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Not sure what to watch? Start with our picks for 2021's best movies and TV shows
Amna Nawaz: As the year comes to a close, we know a lot of you have been asking the same pandemic question of: What should we watch now?
Jeffrey Brown spoke with a film critic and a TV critic, who shared their recommendations for the holidays and beyond.
It's part of our arts and culture series, Canvas.
Jeffrey Brown: This year brought a deluge of new viewing choices.
I'm joined here in the studio by Ann Hornaday, film critic for The Washington Post and author of "Talking Pictures: How to Watch Movies," and, from Los Angeles, Lorraine Ali, television critic for The Los Angeles Times.
Nice to see you both again.
Lorraine Ali, why don't you start us off with a couple of your favorites from the world of television?
Lorraine Ali, The Los Angeles Times: OK, well, one of my favorites is "Only Murders in the Building" from Hulu. And it is a comedy, but also a murder mystery, starring Steve Martin, Martin Short, and Selena Gomez, which is an odd trio.
But, together, they play kind of these amateur sleuths that all live in the same apartment building in New York. They become podcasters of a crime podcast, but they also become part of the crime. And it's just hysterical. It's a great combination.
I also really love "Impeachment: American Crime Story," which is a dramatization of basically the Monica Lewinsky-Bill Clinton, what do you want to call it, fiasco, scandal. And it's fantastic. And it kind of takes a salacious aspects of that era, but it adds really kind of this depth in there and gives you the background on all these characters. It's just fantastic.
Jeffrey Brown: All right, Ann, want to give us a couple of movies?
Ann Hornaday, Film Critic, The Washington Post: Sure.
I mean, I will start with one that we saw earlier this year that was one of the most ecstatic theatrical experiences I had, which are still rare.
Jeffrey Brown: Yes.
Ann Hornaday: But the documentary "Summer of Soul (...Or, When the Revolution Could Not Be Televised)," it is the directorial debut of Questlove.
Jeffrey Brown: I know that one well. I got to talk to him.
Ann Hornaday: Oh, lucky, lucky.
Jeffrey Brown: Yes, great film.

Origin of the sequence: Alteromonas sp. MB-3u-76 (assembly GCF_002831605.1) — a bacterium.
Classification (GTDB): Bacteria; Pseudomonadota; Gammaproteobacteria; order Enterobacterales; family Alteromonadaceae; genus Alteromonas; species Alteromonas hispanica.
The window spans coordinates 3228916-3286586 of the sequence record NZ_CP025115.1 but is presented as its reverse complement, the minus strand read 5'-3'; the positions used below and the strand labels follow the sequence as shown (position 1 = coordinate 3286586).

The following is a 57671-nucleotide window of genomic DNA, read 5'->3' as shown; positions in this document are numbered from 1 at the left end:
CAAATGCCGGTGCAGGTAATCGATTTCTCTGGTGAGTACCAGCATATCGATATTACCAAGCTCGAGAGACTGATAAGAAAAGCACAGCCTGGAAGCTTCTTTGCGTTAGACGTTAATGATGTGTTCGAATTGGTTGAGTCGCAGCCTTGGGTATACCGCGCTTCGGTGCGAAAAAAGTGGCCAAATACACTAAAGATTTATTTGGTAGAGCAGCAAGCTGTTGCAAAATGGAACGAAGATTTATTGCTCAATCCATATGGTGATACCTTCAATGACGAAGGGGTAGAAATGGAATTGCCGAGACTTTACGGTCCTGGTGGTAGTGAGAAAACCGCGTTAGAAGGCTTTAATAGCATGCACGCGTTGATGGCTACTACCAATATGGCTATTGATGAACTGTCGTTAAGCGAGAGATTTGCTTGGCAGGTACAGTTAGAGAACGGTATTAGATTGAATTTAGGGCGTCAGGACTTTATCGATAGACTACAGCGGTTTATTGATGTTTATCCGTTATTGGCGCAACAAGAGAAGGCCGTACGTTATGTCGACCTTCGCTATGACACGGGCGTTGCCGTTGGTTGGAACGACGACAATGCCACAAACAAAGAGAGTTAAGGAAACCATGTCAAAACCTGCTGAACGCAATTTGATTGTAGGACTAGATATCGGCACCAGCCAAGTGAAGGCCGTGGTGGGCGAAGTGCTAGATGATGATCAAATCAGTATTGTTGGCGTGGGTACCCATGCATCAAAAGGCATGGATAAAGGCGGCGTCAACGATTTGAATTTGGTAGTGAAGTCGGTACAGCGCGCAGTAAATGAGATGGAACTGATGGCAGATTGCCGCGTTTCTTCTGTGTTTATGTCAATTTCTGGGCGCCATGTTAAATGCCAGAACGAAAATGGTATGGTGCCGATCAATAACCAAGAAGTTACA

Ann Hornaday: So, you know what an ecstatic experience this was.
And it's a great film because it's not only preserving a wonderful moment, which is the Harlem Cultural Festival in 1969 that involved so many just absolutely fantastic performances, but then Questlove layers in commentary, present-day commentary, and reminiscences of people who were.
Ann Hornaday: To create a really wonderfully layered work of art.
Jeffrey Brown: How about another one?
Ann Hornaday: "Parallel Mothers" by the great Pedro Almodovar.
He is so good, and he is so consistently good that I think we're almost in danger of taking it for granted. This is another fantastic Circean melodrama starring Penelope Cruz, Almodovar's muse, as one of two mothers who give birth on the same day. And then drama ensues.
And he manages to get these lurid, gorgeous production values that we have come to expect from him and weave them together with much deeper themes about memory, personal history, political history that feel very much of a piece with our moment right now, when people have had time to kind of reflect on their own pasts.
Jeffrey Brown: So, when I asked you both beforehand to think about themes for the year, Lorraine, you said one theme that jumped out at you was series that you saw with strong women.
What are you thinking of?
Lorraine Ali: Incredibly fierce woman is more like it.
Jeffrey Brown: Fierce woman.
Lorraine Ali: Fierce women, yes.
The first series that comes to mind is "Hacks" from HBO Max. And it is a half-hour comedy, again, and starring Jean Smart as an aging comedian in Vegas who's kind of doing the Vegas circuit, popular, but she's not as funny as she used to be.